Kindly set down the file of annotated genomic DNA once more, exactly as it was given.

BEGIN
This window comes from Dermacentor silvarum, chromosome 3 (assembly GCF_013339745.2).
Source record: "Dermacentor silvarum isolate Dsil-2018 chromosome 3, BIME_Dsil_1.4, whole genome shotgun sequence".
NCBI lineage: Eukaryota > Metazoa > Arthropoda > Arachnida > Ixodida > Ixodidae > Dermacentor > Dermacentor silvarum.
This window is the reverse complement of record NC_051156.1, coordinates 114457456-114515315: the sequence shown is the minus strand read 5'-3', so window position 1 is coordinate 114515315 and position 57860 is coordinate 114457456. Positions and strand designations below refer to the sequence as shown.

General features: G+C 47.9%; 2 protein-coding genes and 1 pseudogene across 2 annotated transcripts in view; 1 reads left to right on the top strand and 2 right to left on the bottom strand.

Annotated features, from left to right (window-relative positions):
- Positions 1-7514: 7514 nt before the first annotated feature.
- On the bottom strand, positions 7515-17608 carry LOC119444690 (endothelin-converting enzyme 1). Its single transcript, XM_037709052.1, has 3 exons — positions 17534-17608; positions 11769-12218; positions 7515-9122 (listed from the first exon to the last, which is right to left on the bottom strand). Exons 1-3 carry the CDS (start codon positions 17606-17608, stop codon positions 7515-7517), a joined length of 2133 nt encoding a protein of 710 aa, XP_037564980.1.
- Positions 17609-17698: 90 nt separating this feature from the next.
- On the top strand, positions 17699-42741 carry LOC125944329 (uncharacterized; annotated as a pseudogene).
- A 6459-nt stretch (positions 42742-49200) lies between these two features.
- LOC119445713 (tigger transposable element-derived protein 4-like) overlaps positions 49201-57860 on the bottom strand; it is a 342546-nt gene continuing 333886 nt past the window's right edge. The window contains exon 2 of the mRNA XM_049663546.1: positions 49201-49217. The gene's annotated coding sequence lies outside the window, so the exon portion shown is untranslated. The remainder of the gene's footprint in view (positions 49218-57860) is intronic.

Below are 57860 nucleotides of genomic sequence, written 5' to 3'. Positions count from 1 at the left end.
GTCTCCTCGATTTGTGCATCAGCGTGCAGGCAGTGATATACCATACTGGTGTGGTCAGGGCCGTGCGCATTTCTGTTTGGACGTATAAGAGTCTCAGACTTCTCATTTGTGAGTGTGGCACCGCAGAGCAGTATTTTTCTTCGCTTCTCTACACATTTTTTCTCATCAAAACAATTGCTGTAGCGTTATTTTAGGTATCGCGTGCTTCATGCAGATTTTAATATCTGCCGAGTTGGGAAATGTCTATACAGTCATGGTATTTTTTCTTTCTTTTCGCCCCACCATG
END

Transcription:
This window comes from Dermacentor silvarum, chromosome 3 (assembly GCF_013339745.2).
Source record: "Dermacentor silvarum isolate Dsil-2018 chromosome 3, BIME_Dsil_1.4, whole genome shotgun sequence".
NCBI lineage: Eukaryota > Metazoa > Arthropoda > Arachnida > Ixodida > Ixodidae > Dermacentor > Dermacentor silvarum.
This window is the reverse complement of record NC_051156.1, coordinates 114457456-114515315: the sequence shown is the minus strand read 5'-3', so window position 1 is coordinate 114515315 and position 57860 is coordinate 114457456. Positions and strand designations below refer to the sequence as shown.

General features: G+C 47.9%; 2 protein-coding genes and 1 pseudogene across 2 annotated transcripts in view; 1 reads left to right on the top strand and 2 right to left on the bottom strand.

Annotated features, from left to right (window-relative positions):
- Positions 1-7514: 7514 nt before the first annotated feature.
- On the bottom strand, positions 7515-17608 carry LOC119444690 (endothelin-converting enzyme 1). Its single transcript, XM_037709052.1, has 3 exons — positions 17534-17608; positions 11769-12218; positions 7515-9122 (listed from the first exon to the last, which is right to left on the bottom strand). Exons 1-3 carry the CDS (start codon positions 17606-17608, stop codon positions 7515-7517), a joined length of 2133 nt encoding a protein of 710 aa, XP_037564980.1.
- Positions 17609-17698: 90 nt separating this feature from the next.
- On the top strand, positions 17699-42741 carry LOC125944329 (uncharacterized; annotated as a pseudogene).
- A 6459-nt stretch (positions 42742-49200) lies between these two features.
- LOC119445713 (tigger transposable element-derived protein 4-like) overlaps positions 49201-57860 on the bottom strand; it is a 342546-nt gene continuing 333886 nt past the window's right edge. The window contains exon 2 of the mRNA XM_049663546.1: positions 49201-49217. The gene's annotated coding sequence lies outside the window, so the exon portion shown is untranslated. The remainder of the gene's footprint in view (positions 49218-57860) is intronic.

Below are 57860 nucleotides of genomic sequence, written 5' to 3'. Positions count from 1 at the left end.
GTCTCCTCGATTTGTGCATCAGCGTGCAGGCAGTGATATACCATACTGGTGTGGTCAGGGCCGTGCGCATTTCTGTTTGGACGTATAAGAGTCTCAGACTTCTCATTTGTGAGTGTGGCACCGCAGAGCAGTATTTTTCTTCGCTTCTCTACACATTTTTTCTCATCAAAACAATTGCTGTAGCGTTATTTTAGGTATCGCGTGCTTCATGCAGATTTTAATATCTGCCGAGTTGGGAAATGTCTATACAGTCATGGTATTTTTTCTTTCTTTTCGCCCCACCATG